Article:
• Larry – Remember Charly Mottet was well known as a CLEAN rider. So his relative decline in performance during the years that EPO was taking hold of the peloton has to be because of EPO, not tri-bars.

          • 1989 was also the year that Epogen was first approved for medical use, and it’s fair to assume that it spread through the peloton fairly quickly afterwards. It coincided with aerobars and non-traditional frame shapes (Boardman’s Lotus, Indurain’s Espada) very well.

            Funnily enough, the UCI started introducing rules against aero frames at the end of 1996, and tests for EPO (the 50% hct rule) at the start of 1997, so there’s a close coincidence there too.

        • Larry, I suggest you read my third comment in (where I used Froome and Quintana as examples) and then go yourself to Cycling Power Lab and run the numbers for other riders too, using the rather large database that exists there. The accuracy of that database may be questioned, but physics and dimensional analysis also lead to the same conclusion, thus my confidence in stating it.
          Anecdotal evidence is likely to muddy the picture. Contradictory examples can and will exist. I can think of several good reasons for this. Here are a couple:
          – people in this business say that fitting a rider to a time trial bike is a highly individual process. One rider is happy with a very low position and can keep it for twenty minutes; a second rider has the least drag in a tall position with elbows tucked together; a third one cannot breath in his ideal aero position so a compromise has to be found; a fourth cannot hold his position when fatigued, etc; in summary, there will be a large amount of dispersion in the data and trends predicated on dimensional analysis will only become clear with large groups;
          – the specialised nature of modern time trialling together with the few opportunities available to the discipline means that only a handful of riders have the psychological and economic incentive to become truly proficient in it. If your natural talents suggest you have a chance of winning time trials, the effort, time and expense involved in mastering the discipline seems justified. For most riders, shaving a few seconds off their ITT is unlikely to further their careers and they will find it more profitable to concentrate their training elsewhere. Thus, time trial equipment has introduced a self-reinforcing specialisation that also muddies the picture predicted by dimensional analysis.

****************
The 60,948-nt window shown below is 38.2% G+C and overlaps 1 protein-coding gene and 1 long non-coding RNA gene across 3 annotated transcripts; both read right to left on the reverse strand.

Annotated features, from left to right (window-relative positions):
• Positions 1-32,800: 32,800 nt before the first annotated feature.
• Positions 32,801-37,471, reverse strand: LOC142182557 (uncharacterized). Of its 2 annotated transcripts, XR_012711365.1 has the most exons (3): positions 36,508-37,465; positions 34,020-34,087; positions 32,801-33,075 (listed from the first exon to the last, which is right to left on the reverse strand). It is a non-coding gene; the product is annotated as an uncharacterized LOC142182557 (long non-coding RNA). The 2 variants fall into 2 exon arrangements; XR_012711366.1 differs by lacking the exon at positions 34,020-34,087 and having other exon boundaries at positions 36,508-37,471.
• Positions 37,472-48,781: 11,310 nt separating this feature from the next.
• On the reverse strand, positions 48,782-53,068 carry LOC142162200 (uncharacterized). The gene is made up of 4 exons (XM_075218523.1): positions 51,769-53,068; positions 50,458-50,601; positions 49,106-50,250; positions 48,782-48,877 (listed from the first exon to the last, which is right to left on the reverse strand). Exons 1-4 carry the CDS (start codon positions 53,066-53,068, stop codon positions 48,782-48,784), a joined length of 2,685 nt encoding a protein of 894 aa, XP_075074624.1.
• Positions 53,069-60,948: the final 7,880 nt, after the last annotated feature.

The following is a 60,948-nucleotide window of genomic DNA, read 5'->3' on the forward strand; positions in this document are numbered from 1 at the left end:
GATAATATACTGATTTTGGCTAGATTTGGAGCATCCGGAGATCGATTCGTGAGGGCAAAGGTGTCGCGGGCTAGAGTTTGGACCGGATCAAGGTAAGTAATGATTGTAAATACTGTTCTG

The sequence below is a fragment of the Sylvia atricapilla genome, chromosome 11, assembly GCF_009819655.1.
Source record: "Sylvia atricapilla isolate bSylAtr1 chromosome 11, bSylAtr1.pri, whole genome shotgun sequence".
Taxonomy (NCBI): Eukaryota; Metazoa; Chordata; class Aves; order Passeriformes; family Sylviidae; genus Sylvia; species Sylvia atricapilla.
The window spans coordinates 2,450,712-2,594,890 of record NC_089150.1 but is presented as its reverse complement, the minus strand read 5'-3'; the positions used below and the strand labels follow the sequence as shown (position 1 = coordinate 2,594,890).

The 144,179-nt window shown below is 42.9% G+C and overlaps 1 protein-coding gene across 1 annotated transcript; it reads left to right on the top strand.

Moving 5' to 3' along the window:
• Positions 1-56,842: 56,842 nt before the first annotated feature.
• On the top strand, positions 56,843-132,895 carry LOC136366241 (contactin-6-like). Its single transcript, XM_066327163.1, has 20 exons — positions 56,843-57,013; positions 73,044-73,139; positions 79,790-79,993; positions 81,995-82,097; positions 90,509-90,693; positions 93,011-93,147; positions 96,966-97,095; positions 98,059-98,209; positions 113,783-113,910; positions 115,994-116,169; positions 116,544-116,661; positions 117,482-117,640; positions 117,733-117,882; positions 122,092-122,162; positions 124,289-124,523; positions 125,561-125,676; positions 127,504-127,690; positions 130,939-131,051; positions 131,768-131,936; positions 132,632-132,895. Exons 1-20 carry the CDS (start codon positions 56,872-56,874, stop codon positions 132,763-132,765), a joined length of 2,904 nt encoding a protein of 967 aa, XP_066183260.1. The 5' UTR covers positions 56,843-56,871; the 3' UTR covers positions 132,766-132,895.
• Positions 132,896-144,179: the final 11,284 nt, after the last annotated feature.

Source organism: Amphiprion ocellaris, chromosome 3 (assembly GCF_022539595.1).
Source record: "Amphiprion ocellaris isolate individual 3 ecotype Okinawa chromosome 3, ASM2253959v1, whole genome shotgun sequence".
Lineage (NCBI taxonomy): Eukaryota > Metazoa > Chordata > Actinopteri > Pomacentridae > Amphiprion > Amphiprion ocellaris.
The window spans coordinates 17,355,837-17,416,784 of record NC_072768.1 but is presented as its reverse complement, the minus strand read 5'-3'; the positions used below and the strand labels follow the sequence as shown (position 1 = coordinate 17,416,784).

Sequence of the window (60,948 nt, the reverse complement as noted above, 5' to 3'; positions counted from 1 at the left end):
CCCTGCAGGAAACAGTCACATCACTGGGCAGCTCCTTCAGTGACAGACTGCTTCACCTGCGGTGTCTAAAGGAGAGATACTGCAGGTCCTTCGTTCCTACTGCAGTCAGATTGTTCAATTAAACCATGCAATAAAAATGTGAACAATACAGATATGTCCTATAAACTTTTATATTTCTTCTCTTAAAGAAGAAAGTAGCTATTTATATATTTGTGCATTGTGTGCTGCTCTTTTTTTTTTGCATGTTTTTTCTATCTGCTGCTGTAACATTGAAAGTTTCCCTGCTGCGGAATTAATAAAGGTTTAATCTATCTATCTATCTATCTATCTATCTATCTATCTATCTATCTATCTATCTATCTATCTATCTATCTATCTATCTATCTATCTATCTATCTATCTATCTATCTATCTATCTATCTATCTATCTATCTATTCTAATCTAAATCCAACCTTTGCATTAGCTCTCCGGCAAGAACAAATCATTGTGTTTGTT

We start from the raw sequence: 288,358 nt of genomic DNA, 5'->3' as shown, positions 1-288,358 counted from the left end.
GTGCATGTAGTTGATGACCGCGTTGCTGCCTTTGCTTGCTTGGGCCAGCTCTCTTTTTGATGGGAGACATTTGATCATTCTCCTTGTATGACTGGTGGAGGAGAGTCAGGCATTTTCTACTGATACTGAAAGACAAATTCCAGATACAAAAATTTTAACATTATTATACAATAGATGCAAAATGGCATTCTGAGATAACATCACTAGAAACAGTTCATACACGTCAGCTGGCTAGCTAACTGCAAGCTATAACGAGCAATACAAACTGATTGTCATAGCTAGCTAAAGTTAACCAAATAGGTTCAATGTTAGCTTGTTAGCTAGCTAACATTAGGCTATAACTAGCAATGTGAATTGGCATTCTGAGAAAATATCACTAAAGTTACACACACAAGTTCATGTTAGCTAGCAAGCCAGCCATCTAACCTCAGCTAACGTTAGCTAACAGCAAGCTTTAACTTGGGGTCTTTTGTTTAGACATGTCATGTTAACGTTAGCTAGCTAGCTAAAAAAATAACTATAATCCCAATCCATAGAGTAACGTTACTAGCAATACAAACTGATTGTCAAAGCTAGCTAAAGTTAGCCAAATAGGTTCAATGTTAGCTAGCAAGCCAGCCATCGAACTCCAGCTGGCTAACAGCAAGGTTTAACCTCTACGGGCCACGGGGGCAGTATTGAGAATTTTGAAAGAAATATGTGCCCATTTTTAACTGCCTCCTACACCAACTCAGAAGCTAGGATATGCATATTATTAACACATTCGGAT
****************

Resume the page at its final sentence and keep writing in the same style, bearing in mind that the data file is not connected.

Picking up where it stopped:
The complexity of the subject certainly allows contradictory opinions to arise.

          • Here’s a thought – at the “flyaway” multi-day races in the desert where chrono bikes are banned due to shipping cost constraints, do they let the riders use aero-bars on their standard bike in an ITT – if they have such a stage? If aero-bars/bikes are banned and the same guys win the chrono stages anyway by similar margins – a huge hole is blown in my theory and I’ll (grudgingly) concede to your viewpoint.

          • Interesting stuff, thanks. So, normal bikes could have made the Vuelta even closer. Having said that, Froome lost that race because of his own lack of tactical acumen: all he had to do was sit next to Quintana at all times – not dawdle along in the middle of the pack in what was likely to be a dangerous stage (no matter how weak his team was that day). Having seen Contador do something fairly similar to Rodriguez in 2012, this move shouldn’t have been that big a surprise.